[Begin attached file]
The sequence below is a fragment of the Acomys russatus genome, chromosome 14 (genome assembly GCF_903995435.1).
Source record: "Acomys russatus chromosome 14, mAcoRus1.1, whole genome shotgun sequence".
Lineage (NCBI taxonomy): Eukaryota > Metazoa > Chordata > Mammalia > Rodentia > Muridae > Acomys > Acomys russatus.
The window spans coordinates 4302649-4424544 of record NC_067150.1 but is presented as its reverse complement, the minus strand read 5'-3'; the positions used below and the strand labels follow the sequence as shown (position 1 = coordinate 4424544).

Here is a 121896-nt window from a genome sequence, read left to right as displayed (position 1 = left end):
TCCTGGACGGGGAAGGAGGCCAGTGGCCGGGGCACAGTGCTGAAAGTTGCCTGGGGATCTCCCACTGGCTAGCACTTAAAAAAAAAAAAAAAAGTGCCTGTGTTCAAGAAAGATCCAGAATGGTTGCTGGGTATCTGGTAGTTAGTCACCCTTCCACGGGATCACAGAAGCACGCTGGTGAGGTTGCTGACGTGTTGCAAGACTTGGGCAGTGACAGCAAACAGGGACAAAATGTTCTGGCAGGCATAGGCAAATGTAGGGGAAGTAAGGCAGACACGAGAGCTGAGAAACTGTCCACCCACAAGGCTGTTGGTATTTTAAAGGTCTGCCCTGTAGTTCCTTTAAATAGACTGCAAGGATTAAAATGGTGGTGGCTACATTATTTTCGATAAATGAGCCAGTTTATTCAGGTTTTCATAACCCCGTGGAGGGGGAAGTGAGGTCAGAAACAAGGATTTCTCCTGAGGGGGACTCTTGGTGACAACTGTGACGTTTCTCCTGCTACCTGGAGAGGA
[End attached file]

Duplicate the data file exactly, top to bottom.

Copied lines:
The sequence below is a fragment of the Acomys russatus genome, chromosome 14 (genome assembly GCF_903995435.1).
Source record: "Acomys russatus chromosome 14, mAcoRus1.1, whole genome shotgun sequence".
Lineage (NCBI taxonomy): Eukaryota > Metazoa > Chordata > Mammalia > Rodentia > Muridae > Acomys > Acomys russatus.
The window spans coordinates 4302649-4424544 of record NC_067150.1 but is presented as its reverse complement, the minus strand read 5'-3'; the positions used below and the strand labels follow the sequence as shown (position 1 = coordinate 4424544).

Here is a 121896-nt window from a genome sequence, read left to right as displayed (position 1 = left end):
TCCTGGACGGGGAAGGAGGCCAGTGGCCGGGGCACAGTGCTGAAAGTTGCCTGGGGATCTCCCACTGGCTAGCACTTAAAAAAAAAAAAAAAAGTGCCTGTGTTCAAGAAAGATCCAGAATGGTTGCTGGGTATCTGGTAGTTAGTCACCCTTCCACGGGATCACAGAAGCACGCTGGTGAGGTTGCTGACGTGTTGCAAGACTTGGGCAGTGACAGCAAACAGGGACAAAATGTTCTGGCAGGCATAGGCAAATGTAGGGGAAGTAAGGCAGACACGAGAGCTGAGAAACTGTCCACCCACAAGGCTGTTGGTATTTTAAAGGTCTGCCCTGTAGTTCCTTTAAATAGACTGCAAGGATTAAAATGGTGGTGGCTACATTATTTTCGATAAATGAGCCAGTTTATTCAGGTTTTCATAACCCCGTGGAGGGGGAAGTGAGGTCAGAAACAAGGATTTCTCCTGAGGGGGACTCTTGGTGACAACTGTGACGTTTCTCCTGCTACCTGGAGAGGA